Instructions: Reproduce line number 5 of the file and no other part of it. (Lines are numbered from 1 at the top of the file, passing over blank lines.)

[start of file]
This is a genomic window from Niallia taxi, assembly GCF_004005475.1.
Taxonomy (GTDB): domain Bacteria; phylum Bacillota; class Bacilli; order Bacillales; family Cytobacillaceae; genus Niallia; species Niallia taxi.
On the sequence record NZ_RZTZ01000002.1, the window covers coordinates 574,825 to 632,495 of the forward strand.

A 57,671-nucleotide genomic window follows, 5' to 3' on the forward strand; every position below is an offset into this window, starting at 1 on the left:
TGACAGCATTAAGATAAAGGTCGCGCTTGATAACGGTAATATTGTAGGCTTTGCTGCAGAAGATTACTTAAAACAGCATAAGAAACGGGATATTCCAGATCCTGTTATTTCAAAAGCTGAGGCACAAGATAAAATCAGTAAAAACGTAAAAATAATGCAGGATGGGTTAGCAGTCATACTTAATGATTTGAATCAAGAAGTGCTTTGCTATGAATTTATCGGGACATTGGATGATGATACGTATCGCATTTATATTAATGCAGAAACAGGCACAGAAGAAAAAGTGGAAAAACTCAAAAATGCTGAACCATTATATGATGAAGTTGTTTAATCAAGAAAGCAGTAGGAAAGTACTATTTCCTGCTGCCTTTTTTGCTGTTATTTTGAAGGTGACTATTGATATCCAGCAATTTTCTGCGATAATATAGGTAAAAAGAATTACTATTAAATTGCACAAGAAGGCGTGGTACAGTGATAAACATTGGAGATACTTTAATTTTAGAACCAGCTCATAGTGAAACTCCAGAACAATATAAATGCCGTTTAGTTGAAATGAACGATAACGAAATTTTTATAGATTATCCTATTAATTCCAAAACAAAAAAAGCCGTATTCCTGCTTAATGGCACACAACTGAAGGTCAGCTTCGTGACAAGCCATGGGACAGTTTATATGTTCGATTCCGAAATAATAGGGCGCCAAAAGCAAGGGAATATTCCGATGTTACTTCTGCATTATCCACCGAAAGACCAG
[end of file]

TGACAGCATTAAGATAAAGGTCGCGCTTGATAACGGTAATATTGTAGGCTTTGCTGCAGAAGATTACTTAAAACAGCATAAGAAACGGGATATTCCAGATCCTGTTATTTCAAAAGCTGAGGCACAAGATAAAATCAGTAAAAACGTAAAAATAATGCAGGATGGGTTAGCAGTCATACTTAATGATTTGAATCAAGAAGTGCTTTGCTATGAATTTATCGGGACATTGGATGATGATACGTATCGCATTTATATTAATGCAGAAACAGGCACAGAAGAAAAAGTGGAAAAACTCAAAAATGCTGAACCATTATATGATGAAGTTGTTTAATCAAGAAAGCAGTAGGAAAGTACTATTTCCTGCTGCCTTTTTTGCTGTTATTTTGAAGGTGACTATTGATATCCAGCAATTTTCTGCGATAATATAGGTAAAAAGAATTACTATTAAATTGCACAAGAAGGCGTGGTACAGTGATAAACATTGGAGATACTTTAATTTTAGAACCAGCTCATAGTGAAACTCCAGAACAATATAAATGCCGTTTAGTTGAAATGAACGATAACGAAATTTTTATAGATTATCCTATTAATTCCAAAACAAAAAAAGCCGTATTCCTGCTTAATGGCACACAACTGAAGGTCAGCTTCGTGACAAGCCATGGGACAGTTTATATGTTCGATTCCGAAATAATAGGGCGCCAAAAGCAAGGGAATATTCCGATGTTACTTCTGCATTATCCACCGAAAGACCAG